The Justice Department's Community Relations Service released a new video this week explaining to the law enforcement community the proper way to handle encounters with transgender people.
Amid an uptick in reports of discrimination by police toward the transgender community, the CRS has released a 12-minute training video discouraging officers from stereotyping people and telling them to "keep their questions relevant" to the situation at hand.
Throughout the course of the video, viewers see several staged scenarios, including how an officer should address a transgender person during a routine traffic stop, following an assault report and what they should do if they're called to a bathroom situation due to a transgender user.
"I don’t have to be in the room to know what just happened. Someone snickered, laughed or made, a joke," Sgt. Brett Parson said at the start of the video. "Trust me, I know, I’m a cop too. As police officers, we use humor to deal with things that make us feel uncomfortable or afraid. ... To outsiders, it's perceived as unprofessional and disrespectful."
When a law enforcement official first encounters a transgender person, and is unsure how to address the individual, officers are encouraged to ask, "Do you prefer if I call you ma’am or sir?"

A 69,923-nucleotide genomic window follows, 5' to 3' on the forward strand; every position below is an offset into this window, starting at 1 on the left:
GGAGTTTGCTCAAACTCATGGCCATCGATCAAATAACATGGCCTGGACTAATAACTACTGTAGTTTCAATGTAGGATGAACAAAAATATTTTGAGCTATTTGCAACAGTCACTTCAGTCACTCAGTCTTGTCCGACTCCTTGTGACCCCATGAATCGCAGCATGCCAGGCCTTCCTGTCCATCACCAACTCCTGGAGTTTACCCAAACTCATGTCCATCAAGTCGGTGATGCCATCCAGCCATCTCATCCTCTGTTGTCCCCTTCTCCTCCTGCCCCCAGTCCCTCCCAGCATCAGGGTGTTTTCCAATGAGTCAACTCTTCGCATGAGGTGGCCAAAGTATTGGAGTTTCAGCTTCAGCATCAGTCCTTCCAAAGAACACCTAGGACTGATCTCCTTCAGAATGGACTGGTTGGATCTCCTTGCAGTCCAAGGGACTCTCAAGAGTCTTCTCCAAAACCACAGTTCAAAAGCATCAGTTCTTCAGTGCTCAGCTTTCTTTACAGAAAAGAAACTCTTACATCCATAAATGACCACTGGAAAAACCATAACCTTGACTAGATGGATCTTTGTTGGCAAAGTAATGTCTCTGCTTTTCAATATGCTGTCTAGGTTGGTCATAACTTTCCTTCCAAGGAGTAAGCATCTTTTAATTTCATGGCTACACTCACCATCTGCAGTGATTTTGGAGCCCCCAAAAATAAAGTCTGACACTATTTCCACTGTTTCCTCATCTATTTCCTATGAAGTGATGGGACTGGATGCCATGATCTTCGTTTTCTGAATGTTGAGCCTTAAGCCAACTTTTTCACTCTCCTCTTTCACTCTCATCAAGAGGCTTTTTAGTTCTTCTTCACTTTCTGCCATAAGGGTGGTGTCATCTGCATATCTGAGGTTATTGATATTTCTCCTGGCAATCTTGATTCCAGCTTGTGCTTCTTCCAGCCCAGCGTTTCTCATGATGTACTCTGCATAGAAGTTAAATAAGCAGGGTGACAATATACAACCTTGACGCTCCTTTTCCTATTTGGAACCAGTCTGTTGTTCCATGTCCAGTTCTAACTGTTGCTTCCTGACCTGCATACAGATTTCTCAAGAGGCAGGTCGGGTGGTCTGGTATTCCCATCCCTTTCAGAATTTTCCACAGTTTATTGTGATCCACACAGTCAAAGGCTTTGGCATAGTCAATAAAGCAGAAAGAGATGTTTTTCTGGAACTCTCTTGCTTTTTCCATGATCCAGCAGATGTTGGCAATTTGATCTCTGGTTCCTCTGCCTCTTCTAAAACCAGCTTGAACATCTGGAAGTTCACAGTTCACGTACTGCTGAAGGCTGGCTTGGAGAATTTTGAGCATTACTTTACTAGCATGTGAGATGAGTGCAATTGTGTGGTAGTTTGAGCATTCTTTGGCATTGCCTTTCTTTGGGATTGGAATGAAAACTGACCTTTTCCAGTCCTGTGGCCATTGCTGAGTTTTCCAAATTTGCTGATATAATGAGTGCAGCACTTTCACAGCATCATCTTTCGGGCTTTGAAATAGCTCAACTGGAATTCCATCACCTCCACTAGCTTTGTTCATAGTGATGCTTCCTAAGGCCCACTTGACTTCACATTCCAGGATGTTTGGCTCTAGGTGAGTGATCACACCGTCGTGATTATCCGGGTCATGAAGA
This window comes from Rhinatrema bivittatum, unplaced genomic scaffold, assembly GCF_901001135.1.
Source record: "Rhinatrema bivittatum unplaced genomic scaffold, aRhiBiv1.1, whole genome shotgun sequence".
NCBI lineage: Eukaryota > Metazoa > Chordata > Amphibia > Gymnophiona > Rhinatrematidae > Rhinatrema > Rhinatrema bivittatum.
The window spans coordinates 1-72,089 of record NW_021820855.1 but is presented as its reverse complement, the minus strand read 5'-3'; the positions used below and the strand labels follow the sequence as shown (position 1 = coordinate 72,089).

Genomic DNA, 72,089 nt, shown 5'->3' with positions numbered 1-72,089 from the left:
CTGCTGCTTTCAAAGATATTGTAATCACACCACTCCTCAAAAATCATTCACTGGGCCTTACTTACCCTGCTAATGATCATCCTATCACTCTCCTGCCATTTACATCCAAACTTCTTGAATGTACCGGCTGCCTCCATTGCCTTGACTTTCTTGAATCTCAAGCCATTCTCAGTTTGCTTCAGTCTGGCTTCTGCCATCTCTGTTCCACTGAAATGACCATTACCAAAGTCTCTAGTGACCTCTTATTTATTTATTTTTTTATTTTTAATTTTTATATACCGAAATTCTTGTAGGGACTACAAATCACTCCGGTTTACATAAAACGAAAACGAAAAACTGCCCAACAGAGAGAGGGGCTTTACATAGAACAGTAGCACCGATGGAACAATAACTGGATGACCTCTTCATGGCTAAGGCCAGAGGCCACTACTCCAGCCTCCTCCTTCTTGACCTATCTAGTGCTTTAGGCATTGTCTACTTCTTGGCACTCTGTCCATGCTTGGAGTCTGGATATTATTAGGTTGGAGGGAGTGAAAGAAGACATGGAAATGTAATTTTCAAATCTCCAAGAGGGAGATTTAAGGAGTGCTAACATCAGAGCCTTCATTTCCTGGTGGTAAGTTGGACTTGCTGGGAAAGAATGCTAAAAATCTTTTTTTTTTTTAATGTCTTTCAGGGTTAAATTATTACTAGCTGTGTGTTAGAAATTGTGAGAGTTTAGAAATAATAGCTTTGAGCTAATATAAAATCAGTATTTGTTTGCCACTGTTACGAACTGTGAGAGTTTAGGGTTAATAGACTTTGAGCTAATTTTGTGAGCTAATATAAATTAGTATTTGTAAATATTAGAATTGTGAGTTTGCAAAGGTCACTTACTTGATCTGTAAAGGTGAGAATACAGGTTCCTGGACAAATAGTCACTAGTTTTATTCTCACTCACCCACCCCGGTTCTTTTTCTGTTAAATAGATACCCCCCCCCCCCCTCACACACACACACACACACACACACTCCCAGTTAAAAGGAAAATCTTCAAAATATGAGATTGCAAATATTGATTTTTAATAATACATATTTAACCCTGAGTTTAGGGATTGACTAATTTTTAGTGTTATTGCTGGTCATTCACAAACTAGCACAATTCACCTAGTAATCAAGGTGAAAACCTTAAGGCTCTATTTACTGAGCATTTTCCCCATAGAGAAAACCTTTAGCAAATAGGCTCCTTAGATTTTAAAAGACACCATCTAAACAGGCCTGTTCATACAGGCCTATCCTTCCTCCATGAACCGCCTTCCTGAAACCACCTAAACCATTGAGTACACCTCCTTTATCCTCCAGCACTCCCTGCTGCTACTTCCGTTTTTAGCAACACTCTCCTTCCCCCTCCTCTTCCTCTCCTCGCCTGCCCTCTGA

In one of the scenarios, a transgender woman calls the police to report an assault. Upon arriving, the two officers — a man and a woman — begin asking the individual about the incident. When the male officer sees the person's driver's license, he refers to the person by the unpreferred pronoun.
"In one of the examples, the video demonstrates an officer laughing [at] a transgender individual who appears to be the victim of a crime, and the officer’s partner pulls him aside to correct his behavior," Parson explains after the scenario plays out.
The officer, after being taken aside and corrected by his counterpart, then apologized for referring to the transgender person as a man when they preferred female pronouns.
"This illustration not only highlights how officers should act with members of the transgender community, but also addresses the need for officers to say something to their peers when they see problematic behavior," Parson said.
The video also gives intermittent lessons on the transgender community and proper terminology. Parson explains "assigned sex," "sexual orientation" and "gender identity."
"Transgender people are just trying to be their true selves and live their lives as members of our communities just like anyone else," he said. "As law enforcement officers, we must make every effort to collaborate and learn from the transgender community, so we can better serve others today and in the future."
Watch the video below:
Follow the author of this story on Twitter: